The following solution must be prepared immediately prior to use and can be used to decontaminate equipment and work areas. The solution should be prepared in a fume cupboard as a small amount of nitrogen dioxide may be given off when the solution is initially mixed. The solution is also strongly acidic (pH 1.8).

Decontamination solution

Mix 4.2 g of sodium nitrite (NaNO2, CAS # 7362-00-0) and 20 ml of hypophosphorous acid (50%) (H3PO2, CAS # 6303-21-5) in 300 ml of water.

  • Wash the area once with a paper towel soaked in decontamination solution.
  • Rinse the area five times with paper towels soaked in tap water, using a fresh towel each time.
  • Using a UV light, check the area to ensure that all the EB has been removed (no reddish-orange fluorescence). Repeat decontamination procedure as necessary. If the acid could damage the contaminated surface, use additional rinses with paper towels soaked in tap water.
  • Discard the decontamination solution, towels and gloves as hazardous waste.

Cognisance must be taken of the specific hazards associated with using UV light sources; all persons in the area should wear appropriate Personal Protective Equipment (UV face shields, laboratory coat and long cuffed gloves fitted over the cuff of the lab coat).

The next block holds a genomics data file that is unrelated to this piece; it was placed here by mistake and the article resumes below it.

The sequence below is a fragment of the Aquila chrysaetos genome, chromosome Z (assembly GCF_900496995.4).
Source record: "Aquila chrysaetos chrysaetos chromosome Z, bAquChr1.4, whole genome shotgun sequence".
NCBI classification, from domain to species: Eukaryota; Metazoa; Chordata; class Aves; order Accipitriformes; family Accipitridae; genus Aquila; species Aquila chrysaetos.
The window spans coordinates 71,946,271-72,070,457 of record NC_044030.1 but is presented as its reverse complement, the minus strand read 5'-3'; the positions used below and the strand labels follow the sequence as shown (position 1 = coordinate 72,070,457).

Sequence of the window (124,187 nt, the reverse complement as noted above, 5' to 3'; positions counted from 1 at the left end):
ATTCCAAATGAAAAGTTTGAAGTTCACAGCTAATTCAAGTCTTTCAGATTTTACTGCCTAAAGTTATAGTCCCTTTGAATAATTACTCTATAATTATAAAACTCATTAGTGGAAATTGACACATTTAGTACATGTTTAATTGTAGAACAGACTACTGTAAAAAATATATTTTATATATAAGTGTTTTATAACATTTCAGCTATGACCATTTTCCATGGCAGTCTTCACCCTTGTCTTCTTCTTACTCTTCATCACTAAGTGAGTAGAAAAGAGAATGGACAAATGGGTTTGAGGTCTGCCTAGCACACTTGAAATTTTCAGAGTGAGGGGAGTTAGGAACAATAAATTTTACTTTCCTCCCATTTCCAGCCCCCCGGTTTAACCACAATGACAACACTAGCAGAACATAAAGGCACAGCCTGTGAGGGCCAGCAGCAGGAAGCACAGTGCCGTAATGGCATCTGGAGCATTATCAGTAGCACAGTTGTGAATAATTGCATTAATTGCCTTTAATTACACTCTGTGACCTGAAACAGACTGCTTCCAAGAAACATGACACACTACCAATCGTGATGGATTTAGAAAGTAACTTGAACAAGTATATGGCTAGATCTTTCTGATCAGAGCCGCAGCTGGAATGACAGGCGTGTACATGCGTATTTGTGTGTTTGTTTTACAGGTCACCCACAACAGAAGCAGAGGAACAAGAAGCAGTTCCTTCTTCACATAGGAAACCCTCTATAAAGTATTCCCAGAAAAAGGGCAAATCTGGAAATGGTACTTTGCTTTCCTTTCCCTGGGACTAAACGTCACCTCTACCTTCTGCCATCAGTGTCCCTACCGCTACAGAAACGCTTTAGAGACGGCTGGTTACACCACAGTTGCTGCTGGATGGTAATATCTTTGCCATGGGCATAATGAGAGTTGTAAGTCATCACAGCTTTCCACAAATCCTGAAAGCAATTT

Safe disposal of Ethidium Bromide

Guidance regarding the safe disposal methodology of ethidium bromide in this University is available in the form of Clinical Waste Management Briefing 1-07, on the Waste and Recycling Office website.

Hand Protection

Generically, nitrile gloves should provide adequate protection against dermal contamination with ethidium bromide, however the only glove that we have found to have been specifically tested against ethidium bromide penetration, and for which test data is available from the company, is the N-DEX glove, manufactured by the "BEST" Glove Company of U.S.A.

The manufacturers claim that this nitrile glove allows the sensitivity to feel a pulse but is three times more puncture resistant than thicker natural rubber gloves, will not become sticky when exposed to chemicals and tape will not stick to them. It apparently tested no breakthrough after 8 hrs subject to a light concentration of ethidium bromide. It is available in two versions, medical or non-medical grades, and in three thicknesses - 4, 6, and 8ml. Agents in this country include:

  • Mackay and Lynn Ltd, 18/7 Dryden Road, Bilston Glen, Loanhead EH20 9LZ Tel: 0131 448 0819 Fax: 0131 448 0865
  • VWR International, Hunter Boulevard, Magna Park, Lutterworth, Leicestershire, LE17 4XN 0800 22 33 44

Natural rubber latex gloves do not provide a suitable barrier to penetration by ethidium bromide.

Self-monitoring for glove breakthrough

Should there be concerns that the chemical has penetrated the glove (glove breakthrough) monitoring for ethidium bromide contamination can be undertaken by placing the operators' hands beneath a standard UV light, where ethidium bromide will show as a reddish/brown colour on the skin. Bench tops can be similarly monitored.